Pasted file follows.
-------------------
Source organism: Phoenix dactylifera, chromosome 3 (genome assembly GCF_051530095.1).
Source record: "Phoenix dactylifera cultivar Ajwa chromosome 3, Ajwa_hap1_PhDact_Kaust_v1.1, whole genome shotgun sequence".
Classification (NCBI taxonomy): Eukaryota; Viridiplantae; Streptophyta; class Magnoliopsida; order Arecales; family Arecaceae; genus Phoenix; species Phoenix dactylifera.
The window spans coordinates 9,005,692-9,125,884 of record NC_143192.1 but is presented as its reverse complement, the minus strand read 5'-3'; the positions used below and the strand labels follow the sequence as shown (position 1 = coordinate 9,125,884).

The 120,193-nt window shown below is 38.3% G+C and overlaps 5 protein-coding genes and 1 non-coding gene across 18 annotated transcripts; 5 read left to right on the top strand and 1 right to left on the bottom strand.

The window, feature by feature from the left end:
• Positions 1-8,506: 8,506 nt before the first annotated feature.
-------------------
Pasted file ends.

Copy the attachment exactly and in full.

Source organism: Phoenix dactylifera, chromosome 3 (genome assembly GCF_051530095.1).
Source record: "Phoenix dactylifera cultivar Ajwa chromosome 3, Ajwa_hap1_PhDact_Kaust_v1.1, whole genome shotgun sequence".
Classification (NCBI taxonomy): Eukaryota; Viridiplantae; Streptophyta; class Magnoliopsida; order Arecales; family Arecaceae; genus Phoenix; species Phoenix dactylifera.
The window spans coordinates 9,005,692-9,125,884 of record NC_143192.1 but is presented as its reverse complement, the minus strand read 5'-3'; the positions used below and the strand labels follow the sequence as shown (position 1 = coordinate 9,125,884).

The 120,193-nt window shown below is 38.3% G+C and overlaps 5 protein-coding genes and 1 non-coding gene across 18 annotated transcripts; 5 read left to right on the top strand and 1 right to left on the bottom strand.

The window, feature by feature from the left end:
• Positions 1-8,506: 8,506 nt before the first annotated feature.